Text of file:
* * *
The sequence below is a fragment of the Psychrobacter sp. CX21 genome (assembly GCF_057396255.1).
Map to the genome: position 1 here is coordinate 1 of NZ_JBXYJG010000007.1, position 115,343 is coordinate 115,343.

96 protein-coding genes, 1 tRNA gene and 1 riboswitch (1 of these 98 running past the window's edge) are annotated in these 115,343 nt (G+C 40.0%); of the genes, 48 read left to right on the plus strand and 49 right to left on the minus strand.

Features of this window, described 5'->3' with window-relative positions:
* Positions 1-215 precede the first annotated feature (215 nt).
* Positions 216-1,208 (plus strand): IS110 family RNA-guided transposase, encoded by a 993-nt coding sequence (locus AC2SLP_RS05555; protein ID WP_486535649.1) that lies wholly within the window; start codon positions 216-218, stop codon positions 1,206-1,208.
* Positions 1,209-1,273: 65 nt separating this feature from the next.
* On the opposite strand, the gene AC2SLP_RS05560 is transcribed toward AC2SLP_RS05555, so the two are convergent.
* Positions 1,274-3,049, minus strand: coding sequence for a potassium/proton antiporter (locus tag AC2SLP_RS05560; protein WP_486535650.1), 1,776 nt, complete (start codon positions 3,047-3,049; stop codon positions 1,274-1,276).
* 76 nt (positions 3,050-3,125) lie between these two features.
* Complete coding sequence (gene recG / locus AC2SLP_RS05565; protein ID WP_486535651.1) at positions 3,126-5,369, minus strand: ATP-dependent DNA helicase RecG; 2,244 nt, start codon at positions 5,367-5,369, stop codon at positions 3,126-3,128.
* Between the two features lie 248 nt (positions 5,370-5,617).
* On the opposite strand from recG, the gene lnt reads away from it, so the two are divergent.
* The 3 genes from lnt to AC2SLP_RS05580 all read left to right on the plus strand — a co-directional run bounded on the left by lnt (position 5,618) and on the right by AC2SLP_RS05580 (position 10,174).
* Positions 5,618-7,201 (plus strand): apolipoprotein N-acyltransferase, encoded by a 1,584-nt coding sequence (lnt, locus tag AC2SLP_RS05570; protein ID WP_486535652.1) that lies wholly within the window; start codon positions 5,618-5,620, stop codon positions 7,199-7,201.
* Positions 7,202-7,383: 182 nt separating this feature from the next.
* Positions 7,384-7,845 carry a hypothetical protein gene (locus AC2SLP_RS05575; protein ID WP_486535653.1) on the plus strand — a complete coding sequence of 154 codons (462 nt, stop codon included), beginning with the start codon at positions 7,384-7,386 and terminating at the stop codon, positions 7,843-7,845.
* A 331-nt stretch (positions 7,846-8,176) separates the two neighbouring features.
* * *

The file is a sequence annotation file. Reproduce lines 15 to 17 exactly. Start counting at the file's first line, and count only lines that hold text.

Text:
* Positions 5,618-7,201 (plus strand): apolipoprotein N-acyltransferase, encoded by a 1,584-nt coding sequence (lnt, locus tag AC2SLP_RS05570; protein ID WP_486535652.1) that lies wholly within the window; start codon positions 5,618-5,620, stop codon positions 7,199-7,201.
* Positions 7,202-7,383: 182 nt separating this feature from the next.
* Positions 7,384-7,845 carry a hypothetical protein gene (locus AC2SLP_RS05575; protein ID WP_486535653.1) on the plus strand — a complete coding sequence of 154 codons (462 nt, stop codon included), beginning with the start codon at positions 7,384-7,386 and terminating at the stop codon, positions 7,843-7,845.